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I was listening to the radio today, and someone said, "The couple came across a literal 'pot of gold.'" It made me think: how do you say the opposite of that? I'm looking for a statement or phrase that lets you know that an idiom is an idiom and not to be taken "literally."

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note many people erroneously use "literally" in the sense "very" while still meaning figuratively. "He was literally flying over the obstacles" - it's still using figurative 'flying' to mean 'jumping'. –  SF. Feb 28 at 10:10
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Note that this use of "literally" is not an error and is not new. Citations go back to 1769. Ever wonder why you don't hear people complaining about the use of "really" as a generic modifier, instead of just about real things? –  Plutor Feb 28 at 14:23
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Actually, in this case, it should be taken literally. OK, it was in a rusty can and not a pot, but a California couple did discover a cache of gold coins on their property. –  Phil Perry Feb 28 at 15:44
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"practical", "logical", "virtual", "figurative", "effective". All imply something that is equivalent, but not the same as. –  RBarryYoung Feb 28 at 15:56
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xkcd.com/725 –  bungeshea Mar 4 at 10:28
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10 Answers 10

up vote 66 down vote accepted

Figurative or metaphorical are my go-tos

Both are essentially the same, as you can see from many dictionaries using one to define the other. When I get home I'll consult a more accepted source than Google, but I'm sure they won't have much to add.

Figurative:

departing from a literal use of words; metaphorical.

Metaphorical:

characteristic of or relating to metaphor; figurative.

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The opposite of 'literally' is literally... literally!

According to the Oxford dictionary, literally now has two definitions,

The traditional meaning:

In a literal manner or sense; exactly:

‘the driver took it literally when asked to go straight over the roundabout’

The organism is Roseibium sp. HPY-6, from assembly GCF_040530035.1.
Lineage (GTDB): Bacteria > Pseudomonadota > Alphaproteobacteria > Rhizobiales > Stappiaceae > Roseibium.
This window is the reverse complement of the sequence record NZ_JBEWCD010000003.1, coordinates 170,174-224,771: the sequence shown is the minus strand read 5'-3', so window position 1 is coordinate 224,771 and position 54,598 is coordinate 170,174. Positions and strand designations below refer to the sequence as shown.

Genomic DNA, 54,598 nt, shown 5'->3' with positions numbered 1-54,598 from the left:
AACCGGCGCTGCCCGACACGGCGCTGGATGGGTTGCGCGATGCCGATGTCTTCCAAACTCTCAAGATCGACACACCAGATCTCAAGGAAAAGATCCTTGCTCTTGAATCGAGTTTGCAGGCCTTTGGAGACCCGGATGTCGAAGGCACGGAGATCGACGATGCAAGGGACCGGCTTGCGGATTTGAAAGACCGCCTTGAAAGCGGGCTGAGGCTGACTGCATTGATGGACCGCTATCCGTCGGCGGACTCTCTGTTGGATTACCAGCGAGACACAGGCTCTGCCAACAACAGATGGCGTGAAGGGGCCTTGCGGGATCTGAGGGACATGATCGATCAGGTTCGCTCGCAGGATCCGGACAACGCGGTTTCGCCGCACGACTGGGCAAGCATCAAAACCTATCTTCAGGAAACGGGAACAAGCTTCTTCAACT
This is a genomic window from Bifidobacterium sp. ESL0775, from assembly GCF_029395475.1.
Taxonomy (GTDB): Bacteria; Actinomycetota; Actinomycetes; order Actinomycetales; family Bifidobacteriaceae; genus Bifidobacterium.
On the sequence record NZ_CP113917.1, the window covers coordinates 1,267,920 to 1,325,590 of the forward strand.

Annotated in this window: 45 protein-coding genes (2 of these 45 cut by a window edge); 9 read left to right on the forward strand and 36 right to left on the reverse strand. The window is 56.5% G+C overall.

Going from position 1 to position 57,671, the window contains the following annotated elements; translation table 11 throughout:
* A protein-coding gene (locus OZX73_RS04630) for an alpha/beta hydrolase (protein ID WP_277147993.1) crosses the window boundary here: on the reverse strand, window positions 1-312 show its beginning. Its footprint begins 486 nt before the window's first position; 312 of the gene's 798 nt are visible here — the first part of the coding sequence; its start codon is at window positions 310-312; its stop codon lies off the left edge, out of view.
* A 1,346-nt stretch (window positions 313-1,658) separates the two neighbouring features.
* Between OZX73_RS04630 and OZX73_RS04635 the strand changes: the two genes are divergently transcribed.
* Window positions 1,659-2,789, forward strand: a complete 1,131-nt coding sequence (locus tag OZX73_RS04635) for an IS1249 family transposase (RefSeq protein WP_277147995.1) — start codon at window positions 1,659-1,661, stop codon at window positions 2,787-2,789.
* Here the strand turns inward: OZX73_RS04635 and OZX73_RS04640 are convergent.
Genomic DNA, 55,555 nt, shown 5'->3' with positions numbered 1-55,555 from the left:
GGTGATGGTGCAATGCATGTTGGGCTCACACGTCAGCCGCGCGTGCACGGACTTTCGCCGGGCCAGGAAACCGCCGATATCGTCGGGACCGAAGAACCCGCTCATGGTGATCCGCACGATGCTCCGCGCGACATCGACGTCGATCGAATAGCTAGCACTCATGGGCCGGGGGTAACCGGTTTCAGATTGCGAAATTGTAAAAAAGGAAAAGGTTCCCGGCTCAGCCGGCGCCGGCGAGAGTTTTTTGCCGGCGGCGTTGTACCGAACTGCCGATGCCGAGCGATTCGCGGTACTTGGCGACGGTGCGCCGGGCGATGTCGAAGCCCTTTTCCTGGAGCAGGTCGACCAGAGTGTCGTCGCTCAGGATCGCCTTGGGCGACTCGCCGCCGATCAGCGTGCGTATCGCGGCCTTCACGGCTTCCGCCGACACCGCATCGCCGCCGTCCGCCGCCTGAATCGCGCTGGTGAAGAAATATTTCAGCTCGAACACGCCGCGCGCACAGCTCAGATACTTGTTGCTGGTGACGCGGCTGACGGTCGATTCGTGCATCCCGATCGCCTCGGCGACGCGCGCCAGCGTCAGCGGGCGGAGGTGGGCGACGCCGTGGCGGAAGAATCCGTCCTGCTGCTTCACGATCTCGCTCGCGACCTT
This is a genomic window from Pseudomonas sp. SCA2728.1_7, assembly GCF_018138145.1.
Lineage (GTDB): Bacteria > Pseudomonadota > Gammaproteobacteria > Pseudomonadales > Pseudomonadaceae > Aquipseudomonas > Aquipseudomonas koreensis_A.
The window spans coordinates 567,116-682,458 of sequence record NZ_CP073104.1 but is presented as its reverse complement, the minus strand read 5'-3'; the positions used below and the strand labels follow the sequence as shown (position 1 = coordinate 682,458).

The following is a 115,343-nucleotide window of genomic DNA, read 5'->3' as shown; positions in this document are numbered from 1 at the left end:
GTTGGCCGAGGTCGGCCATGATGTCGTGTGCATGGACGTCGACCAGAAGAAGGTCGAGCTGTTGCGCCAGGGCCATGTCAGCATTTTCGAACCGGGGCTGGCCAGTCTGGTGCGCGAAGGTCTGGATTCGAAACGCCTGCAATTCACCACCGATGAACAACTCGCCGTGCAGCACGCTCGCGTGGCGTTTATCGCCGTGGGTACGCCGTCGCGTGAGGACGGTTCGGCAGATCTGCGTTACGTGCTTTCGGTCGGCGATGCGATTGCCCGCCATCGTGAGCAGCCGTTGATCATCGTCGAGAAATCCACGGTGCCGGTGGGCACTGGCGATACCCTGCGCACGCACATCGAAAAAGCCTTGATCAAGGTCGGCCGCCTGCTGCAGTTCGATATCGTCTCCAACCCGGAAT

Or, the informal meaning:

Used for emphasis while not being literally true:

‘I have received literally thousands of letters’

So, depending on the context and emphasis, you could say the following:

The couple came across a literal 'pot of gold' when they bought their new house, and found it included a bucket of 16th Century silver coins.

And literally be grammatically and syntactically correct!

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I want to vote this down out of anger at Oxford and English speaking humanity. –  Aaron Hall Feb 28 at 7:57
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...and this is exactly why that is a problem. –  ValekHalfHeart Feb 28 at 8:02
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Your answer's title implies to me that the airquotes are required to indicate the alternate meaning. Unless, I'm reading it too literally. –  JoeTaxpayer Feb 28 at 18:43
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"literally: [...] while not being literally true" Usually it is considered bad to use the word in its definition. I'm not sure what to say when the word is using in its own definition to say that that isn't what it means –  Richard Tingle Mar 1 at 15:26
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This answer is figuratively the best answer! –  mezoid May 22 at 3:46
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"Figurative", "Metaphorical", and "Proverbial" all spring to mind.

Figurative language is a general term describing anything in language that has a meaning other than its literal meaning--this is probably your best bet in terms of a direct antonym for "literally." Note that the distinction between literal and figurative language within the field of language analysis exists independently of the contradictory dictionary definitions. Therefore, I am using "literally" here in its traditional meaning.

Metaphors are a specific figurative construct in which one entity is referred to as another entity in order to describe its properties. In your case, the couple found an actual pot of gold, but if they had stumbled across, say, an extremely valuable collection of ninth century Chinese porcelain, their find could still be described as a pot of gold to explain how valuable it was.

Proverbs are common sayings, often embodying a truth (eg. "A rolling stone gathers no moss"). I'm not sure if this usage is strictly correct, but I've heard it used on numerous occasions (for example, on Star Trek: The Next Generation, whenever the android Data used figurative language, he prefaced it with "proverbial" to explain that what he was about to say was not meant to be taken literally). I believe that proverbial would be appropriate in your case, as "pot of gold" is a universally known saying within American English (possibly British English?), but I do not believe it would be appropriate if you were trying to establish the non-literalness of an arbitrary phrase with no cultural roots.